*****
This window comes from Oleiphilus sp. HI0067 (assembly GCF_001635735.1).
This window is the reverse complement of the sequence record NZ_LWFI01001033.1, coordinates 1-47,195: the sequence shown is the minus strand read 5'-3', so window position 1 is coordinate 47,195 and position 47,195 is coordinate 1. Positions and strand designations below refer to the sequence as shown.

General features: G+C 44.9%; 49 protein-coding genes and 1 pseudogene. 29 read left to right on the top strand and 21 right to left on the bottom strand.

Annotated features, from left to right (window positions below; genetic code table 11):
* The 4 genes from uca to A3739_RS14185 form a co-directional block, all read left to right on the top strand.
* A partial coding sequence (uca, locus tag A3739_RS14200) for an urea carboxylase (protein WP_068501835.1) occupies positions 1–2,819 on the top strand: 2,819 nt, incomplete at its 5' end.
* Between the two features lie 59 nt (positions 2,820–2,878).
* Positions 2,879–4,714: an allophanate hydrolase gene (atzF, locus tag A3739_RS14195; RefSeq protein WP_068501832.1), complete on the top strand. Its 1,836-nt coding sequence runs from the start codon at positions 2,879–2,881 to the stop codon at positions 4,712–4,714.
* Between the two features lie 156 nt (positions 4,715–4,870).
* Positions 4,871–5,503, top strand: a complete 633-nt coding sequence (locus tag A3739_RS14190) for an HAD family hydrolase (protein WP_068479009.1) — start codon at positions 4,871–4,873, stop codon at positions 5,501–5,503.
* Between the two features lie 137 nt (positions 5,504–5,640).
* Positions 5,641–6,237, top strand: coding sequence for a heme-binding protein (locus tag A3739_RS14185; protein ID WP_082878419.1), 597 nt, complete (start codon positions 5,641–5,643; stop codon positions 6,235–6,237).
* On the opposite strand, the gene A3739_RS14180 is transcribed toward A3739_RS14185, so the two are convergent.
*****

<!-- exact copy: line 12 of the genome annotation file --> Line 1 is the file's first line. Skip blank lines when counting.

* Positions 5,641–6,237, top strand: coding sequence for a heme-binding protein (locus tag A3739_RS14185; protein ID WP_082878419.1), 597 nt, complete (start codon positions 5,641–5,643; stop codon positions 6,235–6,237).